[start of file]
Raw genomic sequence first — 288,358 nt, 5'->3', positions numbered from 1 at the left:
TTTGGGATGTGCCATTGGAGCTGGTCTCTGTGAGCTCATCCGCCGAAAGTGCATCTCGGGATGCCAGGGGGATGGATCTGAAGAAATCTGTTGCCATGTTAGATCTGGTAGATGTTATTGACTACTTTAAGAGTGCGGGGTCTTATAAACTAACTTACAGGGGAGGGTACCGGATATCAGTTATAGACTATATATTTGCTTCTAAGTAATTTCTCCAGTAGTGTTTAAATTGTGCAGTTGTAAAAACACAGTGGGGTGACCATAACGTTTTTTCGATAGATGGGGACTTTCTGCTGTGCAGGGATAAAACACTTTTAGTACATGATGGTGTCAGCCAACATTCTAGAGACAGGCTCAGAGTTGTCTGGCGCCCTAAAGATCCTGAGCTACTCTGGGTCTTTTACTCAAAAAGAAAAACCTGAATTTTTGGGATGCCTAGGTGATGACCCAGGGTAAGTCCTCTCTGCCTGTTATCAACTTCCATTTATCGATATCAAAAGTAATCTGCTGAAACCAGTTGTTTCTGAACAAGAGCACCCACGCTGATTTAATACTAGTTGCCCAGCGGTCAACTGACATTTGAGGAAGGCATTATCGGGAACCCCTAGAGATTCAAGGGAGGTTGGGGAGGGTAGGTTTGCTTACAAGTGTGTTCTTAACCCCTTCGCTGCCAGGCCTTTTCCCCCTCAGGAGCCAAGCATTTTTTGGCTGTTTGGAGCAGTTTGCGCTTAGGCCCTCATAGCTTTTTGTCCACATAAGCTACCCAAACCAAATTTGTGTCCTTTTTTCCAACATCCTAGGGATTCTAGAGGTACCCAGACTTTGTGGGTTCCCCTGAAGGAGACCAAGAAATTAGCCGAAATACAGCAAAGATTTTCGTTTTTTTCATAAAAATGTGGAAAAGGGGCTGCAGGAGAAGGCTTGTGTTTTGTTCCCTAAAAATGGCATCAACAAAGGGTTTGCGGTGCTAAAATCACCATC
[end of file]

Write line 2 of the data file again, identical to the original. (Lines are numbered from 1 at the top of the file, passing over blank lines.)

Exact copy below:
TTTGGGATGTGCCATTGGAGCTGGTCTCTGTGAGCTCATCCGCCGAAAGTGCATCTCGGGATGCCAGGGGGATGGATCTGAAGAAATCTGTTGCCATGTTAGATCTGGTAGATGTTATTGACTACTTTAAGAGTGCGGGGTCTTATAAACTAACTTACAGGGGAGGGTACCGGATATCAGTTATAGACTATATATTTGCTTCTAAGTAATTTCTCCAGTAGTGTTTAAATTGTGCAGTTGTAAAAACACAGTGGGGTGACCATAACGTTTTTTCGATAGATGGGGACTTTCTGCTGTGCAGGGATAAAACACTTTTAGTACATGATGGTGTCAGCCAACATTCTAGAGACAGGCTCAGAGTTGTCTGGCGCCCTAAAGATCCTGAGCTACTCTGGGTCTTTTACTCAAAAAGAAAAACCTGAATTTTTGGGATGCCTAGGTGATGACCCAGGGTAAGTCCTCTCTGCCTGTTATCAACTTCCATTTATCGATATCAAAAGTAATCTGCTGAAACCAGTTGTTTCTGAACAAGAGCACCCACGCTGATTTAATACTAGTTGCCCAGCGGTCAACTGACATTTGAGGAAGGCATTATCGGGAACCCCTAGAGATTCAAGGGAGGTTGGGGAGGGTAGGTTTGCTTACAAGTGTGTTCTTAACCCCTTCGCTGCCAGGCCTTTTCCCCCTCAGGAGCCAAGCATTTTTTGGCTGTTTGGAGCAGTTTGCGCTTAGGCCCTCATAGCTTTTTGTCCACATAAGCTACCCAAACCAAATTTGTGTCCTTTTTTCCAACATCCTAGGGATTCTAGAGGTACCCAGACTTTGTGGGTTCCCCTGAAGGAGACCAAGAAATTAGCCGAAATACAGCAAAGATTTTCGTTTTTTTCATAAAAATGTGGAAAAGGGGCTGCAGGAGAAGGCTTGTGTTTTGTTCCCTAAAAATGGCATCAACAAAGGGTTTGCGGTGCTAAAATCACCATC